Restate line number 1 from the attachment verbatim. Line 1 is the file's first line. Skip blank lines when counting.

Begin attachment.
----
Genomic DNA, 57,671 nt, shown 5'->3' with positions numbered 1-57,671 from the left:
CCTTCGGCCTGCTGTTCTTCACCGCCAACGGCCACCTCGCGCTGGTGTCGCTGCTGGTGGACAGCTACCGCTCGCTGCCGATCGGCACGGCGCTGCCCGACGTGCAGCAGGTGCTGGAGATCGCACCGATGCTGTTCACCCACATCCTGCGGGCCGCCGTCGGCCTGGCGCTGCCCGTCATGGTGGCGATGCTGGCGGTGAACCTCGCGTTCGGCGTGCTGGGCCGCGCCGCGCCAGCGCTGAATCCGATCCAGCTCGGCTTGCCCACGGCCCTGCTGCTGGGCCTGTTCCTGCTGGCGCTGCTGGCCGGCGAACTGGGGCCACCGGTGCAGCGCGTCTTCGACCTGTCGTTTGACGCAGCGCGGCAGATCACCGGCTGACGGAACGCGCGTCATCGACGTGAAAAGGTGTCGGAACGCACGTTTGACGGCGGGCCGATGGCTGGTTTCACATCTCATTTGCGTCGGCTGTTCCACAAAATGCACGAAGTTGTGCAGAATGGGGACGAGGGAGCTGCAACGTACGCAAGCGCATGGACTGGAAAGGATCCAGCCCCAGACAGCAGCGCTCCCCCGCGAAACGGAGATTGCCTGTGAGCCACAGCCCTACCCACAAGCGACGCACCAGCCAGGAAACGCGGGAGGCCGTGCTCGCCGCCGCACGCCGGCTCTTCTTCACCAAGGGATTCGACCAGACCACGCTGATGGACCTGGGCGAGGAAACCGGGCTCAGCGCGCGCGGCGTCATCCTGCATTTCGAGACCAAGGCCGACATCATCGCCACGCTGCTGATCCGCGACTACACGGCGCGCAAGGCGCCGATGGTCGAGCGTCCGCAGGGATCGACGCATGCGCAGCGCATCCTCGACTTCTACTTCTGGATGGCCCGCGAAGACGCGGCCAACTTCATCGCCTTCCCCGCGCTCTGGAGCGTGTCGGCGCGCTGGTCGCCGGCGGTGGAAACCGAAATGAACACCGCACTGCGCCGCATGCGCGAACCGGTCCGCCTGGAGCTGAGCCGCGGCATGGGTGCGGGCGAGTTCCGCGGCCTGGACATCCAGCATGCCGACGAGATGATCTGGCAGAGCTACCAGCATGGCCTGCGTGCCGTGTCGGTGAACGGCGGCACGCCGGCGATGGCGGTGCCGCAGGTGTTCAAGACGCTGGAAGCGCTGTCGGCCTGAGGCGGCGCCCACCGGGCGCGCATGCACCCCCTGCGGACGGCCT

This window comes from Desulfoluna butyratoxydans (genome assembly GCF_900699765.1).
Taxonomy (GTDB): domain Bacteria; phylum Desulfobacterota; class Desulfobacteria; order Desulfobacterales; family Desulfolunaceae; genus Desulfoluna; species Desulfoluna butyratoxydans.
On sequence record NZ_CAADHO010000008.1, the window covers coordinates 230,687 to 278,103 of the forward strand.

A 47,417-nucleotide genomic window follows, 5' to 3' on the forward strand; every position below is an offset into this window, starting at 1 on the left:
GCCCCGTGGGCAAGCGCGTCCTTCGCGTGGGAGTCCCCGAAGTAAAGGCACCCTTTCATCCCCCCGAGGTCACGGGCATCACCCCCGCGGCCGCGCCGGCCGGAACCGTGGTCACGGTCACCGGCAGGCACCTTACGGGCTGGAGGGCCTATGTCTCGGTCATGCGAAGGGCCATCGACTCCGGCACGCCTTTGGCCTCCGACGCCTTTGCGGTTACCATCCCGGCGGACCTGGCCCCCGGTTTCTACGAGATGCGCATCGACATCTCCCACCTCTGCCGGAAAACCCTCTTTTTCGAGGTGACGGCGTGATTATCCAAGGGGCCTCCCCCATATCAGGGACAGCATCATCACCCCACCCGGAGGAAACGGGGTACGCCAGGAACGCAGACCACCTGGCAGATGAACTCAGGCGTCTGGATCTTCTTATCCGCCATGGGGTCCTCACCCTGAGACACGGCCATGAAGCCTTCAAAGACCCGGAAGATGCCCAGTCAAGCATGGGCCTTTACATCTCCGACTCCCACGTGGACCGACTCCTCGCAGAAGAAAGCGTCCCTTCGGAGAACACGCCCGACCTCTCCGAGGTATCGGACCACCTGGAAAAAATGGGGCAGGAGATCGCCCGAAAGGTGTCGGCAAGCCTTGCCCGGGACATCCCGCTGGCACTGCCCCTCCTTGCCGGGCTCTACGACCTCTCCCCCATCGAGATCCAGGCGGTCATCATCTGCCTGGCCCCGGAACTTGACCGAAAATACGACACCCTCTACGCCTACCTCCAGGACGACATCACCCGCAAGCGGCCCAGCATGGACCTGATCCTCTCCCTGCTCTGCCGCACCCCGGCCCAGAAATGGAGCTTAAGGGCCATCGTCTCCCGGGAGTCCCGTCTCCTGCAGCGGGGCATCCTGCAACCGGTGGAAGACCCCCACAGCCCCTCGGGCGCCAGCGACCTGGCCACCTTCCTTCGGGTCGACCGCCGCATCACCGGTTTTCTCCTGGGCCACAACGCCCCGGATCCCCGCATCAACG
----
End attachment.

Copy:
Genomic DNA, 57,671 nt, shown 5'->3' with positions numbered 1-57,671 from the left: